Tri-Umphant! 10 Weeks to Your First Sprint Tri
Mastering the Transition and Gear You Need
It's home base for your race, the spot where you'll stash your gear and switch activities. "You don't need to bring everything in your closet; simplify as much as possible," tri coach Alison Kreideweis says. Here's how to organize your stuff at the start.
1. K-Swiss Blade-light Run II shoes ($95, kswiss.com)
2. FuelBelt Super-Stretch Race waist pack ($20, fuelbelt.com)
3. Brooks visor ($18, brooksrunning.com)
4. Shimano SH-WT60 triathlon shoe ($250, bike.shimano.com for info)
5. Pearl Izumi socks ($12, pearlizumi.com)
6. Oakley Radarlock Edge sunglasses ($220, oakley.com)
7. Giant Orion helmet ($55, giant-bicycles.com for info)
Everything you need to know about looking like a human seal.
Why wear it?
A wet suit not only keeps you from shivering (it's ideal if the water temp falls below 75), but it can also make your swim feel easier. "Wet suits are designed to keep you more buoyant and streamlined, so you move faster," Cozik explains.
Full or sleeveless?
A full-sleeve model will generally keep you warmer and make you even more hydrodynamic. Sleeveless versions are better for hotter temperatures.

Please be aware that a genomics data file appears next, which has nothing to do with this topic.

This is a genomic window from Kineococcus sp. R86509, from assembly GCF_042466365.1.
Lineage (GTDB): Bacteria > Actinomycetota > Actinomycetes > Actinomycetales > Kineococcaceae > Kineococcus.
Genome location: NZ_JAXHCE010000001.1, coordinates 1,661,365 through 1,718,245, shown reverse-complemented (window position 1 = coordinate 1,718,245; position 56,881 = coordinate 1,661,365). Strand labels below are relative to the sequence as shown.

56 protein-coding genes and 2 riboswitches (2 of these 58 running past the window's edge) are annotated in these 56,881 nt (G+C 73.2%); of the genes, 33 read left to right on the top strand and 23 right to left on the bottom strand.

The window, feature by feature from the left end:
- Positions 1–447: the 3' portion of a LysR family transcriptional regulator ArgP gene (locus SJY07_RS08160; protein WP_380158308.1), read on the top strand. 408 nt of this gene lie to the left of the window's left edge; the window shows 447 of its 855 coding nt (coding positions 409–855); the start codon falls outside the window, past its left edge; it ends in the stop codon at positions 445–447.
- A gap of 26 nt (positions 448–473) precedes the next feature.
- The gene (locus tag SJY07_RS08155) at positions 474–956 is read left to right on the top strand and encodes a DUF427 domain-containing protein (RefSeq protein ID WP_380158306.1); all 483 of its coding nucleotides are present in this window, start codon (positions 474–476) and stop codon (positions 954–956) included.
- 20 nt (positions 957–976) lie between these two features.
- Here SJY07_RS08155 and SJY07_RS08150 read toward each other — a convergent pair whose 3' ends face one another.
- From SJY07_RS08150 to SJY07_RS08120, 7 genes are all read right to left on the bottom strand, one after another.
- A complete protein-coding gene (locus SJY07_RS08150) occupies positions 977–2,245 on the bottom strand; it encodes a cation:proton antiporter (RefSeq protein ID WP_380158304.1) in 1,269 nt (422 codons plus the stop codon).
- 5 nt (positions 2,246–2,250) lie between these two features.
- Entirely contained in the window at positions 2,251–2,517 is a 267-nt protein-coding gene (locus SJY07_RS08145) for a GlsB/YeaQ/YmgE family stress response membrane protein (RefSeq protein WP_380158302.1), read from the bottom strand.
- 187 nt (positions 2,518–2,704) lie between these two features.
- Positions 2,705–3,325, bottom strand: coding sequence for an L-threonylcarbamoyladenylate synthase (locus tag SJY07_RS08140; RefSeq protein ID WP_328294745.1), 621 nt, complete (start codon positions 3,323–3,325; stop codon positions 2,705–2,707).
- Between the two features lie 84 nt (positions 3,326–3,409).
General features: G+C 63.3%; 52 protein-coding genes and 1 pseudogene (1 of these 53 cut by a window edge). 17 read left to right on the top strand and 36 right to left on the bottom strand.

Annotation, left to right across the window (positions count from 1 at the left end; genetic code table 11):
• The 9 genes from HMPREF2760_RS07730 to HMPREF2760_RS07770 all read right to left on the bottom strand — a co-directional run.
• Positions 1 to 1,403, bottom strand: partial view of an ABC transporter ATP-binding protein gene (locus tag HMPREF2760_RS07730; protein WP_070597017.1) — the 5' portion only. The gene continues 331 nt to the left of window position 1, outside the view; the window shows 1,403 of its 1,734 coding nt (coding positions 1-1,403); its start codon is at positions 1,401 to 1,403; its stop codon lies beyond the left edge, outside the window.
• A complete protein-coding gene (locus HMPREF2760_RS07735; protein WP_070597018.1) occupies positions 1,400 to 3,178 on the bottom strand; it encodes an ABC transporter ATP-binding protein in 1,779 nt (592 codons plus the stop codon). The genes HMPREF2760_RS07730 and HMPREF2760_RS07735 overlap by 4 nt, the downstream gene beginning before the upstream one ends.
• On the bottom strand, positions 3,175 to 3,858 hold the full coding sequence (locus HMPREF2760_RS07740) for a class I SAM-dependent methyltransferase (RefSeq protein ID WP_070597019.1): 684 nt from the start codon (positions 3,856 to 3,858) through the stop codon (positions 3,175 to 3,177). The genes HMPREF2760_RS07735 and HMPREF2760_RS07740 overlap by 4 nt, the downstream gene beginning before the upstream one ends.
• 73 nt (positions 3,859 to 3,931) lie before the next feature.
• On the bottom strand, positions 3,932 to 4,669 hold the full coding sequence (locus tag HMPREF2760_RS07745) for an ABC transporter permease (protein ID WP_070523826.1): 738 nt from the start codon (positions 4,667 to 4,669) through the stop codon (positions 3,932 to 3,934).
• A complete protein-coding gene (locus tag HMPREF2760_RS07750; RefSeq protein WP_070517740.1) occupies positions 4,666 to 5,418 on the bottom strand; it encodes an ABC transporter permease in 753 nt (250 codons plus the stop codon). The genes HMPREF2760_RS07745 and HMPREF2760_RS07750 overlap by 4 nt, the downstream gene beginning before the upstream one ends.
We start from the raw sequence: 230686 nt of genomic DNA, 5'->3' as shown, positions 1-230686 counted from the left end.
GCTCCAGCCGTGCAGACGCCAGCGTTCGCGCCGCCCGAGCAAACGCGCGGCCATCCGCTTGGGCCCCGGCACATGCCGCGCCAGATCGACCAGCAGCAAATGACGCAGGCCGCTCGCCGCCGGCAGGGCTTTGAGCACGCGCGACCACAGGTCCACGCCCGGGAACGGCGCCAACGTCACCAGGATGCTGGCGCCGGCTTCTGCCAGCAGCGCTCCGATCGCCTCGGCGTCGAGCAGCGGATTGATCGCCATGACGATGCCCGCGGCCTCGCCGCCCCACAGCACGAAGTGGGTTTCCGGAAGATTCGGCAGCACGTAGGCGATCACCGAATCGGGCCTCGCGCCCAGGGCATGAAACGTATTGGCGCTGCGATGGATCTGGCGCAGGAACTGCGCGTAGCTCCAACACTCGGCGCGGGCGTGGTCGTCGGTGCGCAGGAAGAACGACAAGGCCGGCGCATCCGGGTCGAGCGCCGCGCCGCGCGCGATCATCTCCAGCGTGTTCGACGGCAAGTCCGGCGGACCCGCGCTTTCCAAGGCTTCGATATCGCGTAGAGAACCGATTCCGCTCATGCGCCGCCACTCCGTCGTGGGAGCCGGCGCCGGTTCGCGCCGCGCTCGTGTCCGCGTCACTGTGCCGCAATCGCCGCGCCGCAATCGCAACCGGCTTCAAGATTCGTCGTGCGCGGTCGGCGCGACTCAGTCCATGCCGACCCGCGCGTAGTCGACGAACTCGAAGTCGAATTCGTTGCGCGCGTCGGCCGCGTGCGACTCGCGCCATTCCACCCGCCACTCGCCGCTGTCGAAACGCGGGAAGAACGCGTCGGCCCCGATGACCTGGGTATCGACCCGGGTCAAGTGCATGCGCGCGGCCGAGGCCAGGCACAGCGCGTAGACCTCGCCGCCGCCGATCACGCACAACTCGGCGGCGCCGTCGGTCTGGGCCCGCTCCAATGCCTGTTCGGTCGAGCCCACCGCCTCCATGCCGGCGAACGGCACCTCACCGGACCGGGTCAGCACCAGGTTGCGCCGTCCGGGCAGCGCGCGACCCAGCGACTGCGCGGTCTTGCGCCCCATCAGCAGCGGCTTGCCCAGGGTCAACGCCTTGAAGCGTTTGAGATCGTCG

What should it feel like?
Wet suits are typically formfitting, but don't get one so tight that you feel as if it's choking you. Some specialty shops will let you try before you buy.
How do I get out of it?
The suit can require some dexterity to put on, but it's even trickier to take off, especially when you're in a hurry to hop on your bike. "As soon as you get out of the water, tug on the zipper and pull your arms out," Cozik advises. "That way you're halfway out before you reach transition." Tug on the lower half when you get to your bike and slip off each leg, turning the suit inside out. Hint: Put a little lubricant like Bodyglide on your ankles and wrists to speed your exit.
What's the cost?
A basic wet suit runs $150 to $500, depending on the size, style, and design.
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